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Balance Disorders

As a teaching center with a high patient volume, the specialists at the Ear Institute of New York Eye and Ear Infirmary of Mount Sinai are experienced in treating all types of vestibular dysfunction and offer a hands on approach to a number of balance disorders, including:

  • Acoustic neuroma, a benign tumor that grows on the nerve affecting hearing and balance within the inner ear – the nerve that sends information from the ear to the brain. Vestibular rehabilitation may be helpful in addressing balance deficits that result from this compromised nerve.
  • Benign paroxysmal positional vertigo (BPPV), the most common cause of dizziness and vertigo in adults. BPPV occurs when tiny calcium crystals break off and collect as loose debris (otoconia) within the inner ear. Our therapists are specially trained to use a series of customized head exercises to relocate the otoconia back to its proper position.
  • Cervicogenic dizziness, which results from whiplash injuries that occur with head trauma that often causes: injures the bone, muscles or nerves of the cervical spine; herniated cervical spine discs; muscle spasms in the neck; or arthritis. A combination of orthopedic surgery and vestibular rehabilitation can address the underlying structural issues as well as the dizziness and disorientation this condition causes.
  • Concussion, caused by a jolt or blow to the head. Vestibular rehabilitation can address dizziness, imbalance or vertigo (see Benign Paroxysmal Positional Vertigo) following a brain injury, which results in a concussion syndrome or the inner ear injury.
  • Dehiscent superior semicircular canal syndrome (DSSCS), caused by an abnormal opening (dehiscence) in the bone overlaying the superior semicircular canal of the inner ear. Though this condition is often managed surgically, patients may undergo vestibular rehabilitation to try and reduce the dizziness and vertigo resulting from this rare inner ear condition.
  • Imbalance of aging, the impairment of major senses we need to maintain our balance as we get older. Vestibular rehabilitation can not only directly address this vestibular deficit, but teach individuals strategies to mitigate the loss of other senses with an emphasis on safety, independence and prevention of falls.
  • Meniere’s disease, caused by the abnormal buildup of fluid in the inner ear. Vestibular rehabilitation may help to improve balance in mid-to-late-stage disease through exercises and activities that involve head motion.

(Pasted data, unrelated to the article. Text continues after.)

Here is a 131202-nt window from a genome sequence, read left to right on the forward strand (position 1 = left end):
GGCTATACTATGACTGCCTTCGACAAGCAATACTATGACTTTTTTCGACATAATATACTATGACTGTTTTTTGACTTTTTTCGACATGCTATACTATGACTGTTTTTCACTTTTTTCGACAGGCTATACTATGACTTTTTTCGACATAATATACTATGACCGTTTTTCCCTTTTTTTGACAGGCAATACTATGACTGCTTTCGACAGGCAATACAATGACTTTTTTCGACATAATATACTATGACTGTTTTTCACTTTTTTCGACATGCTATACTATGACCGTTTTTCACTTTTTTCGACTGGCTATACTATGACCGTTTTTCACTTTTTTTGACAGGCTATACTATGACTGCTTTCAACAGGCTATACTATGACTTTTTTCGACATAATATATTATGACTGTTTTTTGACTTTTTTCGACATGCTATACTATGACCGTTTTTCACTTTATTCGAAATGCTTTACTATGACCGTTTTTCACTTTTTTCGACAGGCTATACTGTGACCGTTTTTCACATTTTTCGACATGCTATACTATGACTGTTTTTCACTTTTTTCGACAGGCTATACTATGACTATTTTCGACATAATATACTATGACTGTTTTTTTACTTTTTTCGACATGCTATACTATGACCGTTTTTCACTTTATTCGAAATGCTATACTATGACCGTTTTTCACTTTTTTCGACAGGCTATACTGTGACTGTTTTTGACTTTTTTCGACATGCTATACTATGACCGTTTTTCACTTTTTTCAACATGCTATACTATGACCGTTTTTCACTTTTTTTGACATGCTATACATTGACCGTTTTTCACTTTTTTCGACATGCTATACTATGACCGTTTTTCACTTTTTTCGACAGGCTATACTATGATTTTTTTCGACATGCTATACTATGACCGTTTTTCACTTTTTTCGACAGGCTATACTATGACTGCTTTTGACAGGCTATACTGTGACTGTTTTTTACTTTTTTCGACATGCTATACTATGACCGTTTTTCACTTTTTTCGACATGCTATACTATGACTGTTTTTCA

• Migraine, which can result in motion sensitivity (vertigo) that impairs the ability of sufferers to function normally in their daily lives. Vestibular rehabilitation, in conjunction with medical management of the migraine, can help to reduce motion sensitivity and restore some level of function.
  • Perilymphatic fistula, caused by leakage of fluid through a torn membrane that separates the inner ear from the middle ear. While this condition is usually managed surgically through membrane repair, some patients may benefit from post-surgical vestibular therapy to manage any residual symptoms of dizziness and imbalance.
  • Superior canal dehiscence (SCD), although SCD is managed surgically, often patients are asked to undergo trial of Vestibular Rehabilitation as a conservative approach to try to reduce the patient’s dizziness. Patients may also benefit from post-surgical therapy, should they have any residual symptoms of dizziness and imbalance following the procedure.
  • Vestibular neuronitis and labyrinthitis, inflammations caused by viral infection that can cause damage to hearing and vestibular function (labyrinthitis) or damage to vestibular function alone (vestibular neuronitis). Vestibular rehabilitation allows patients to explore and recalibrate their balance, with or without head movement.

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Ear InstituteTel: 212-614-8379Fax: 646-438-7809

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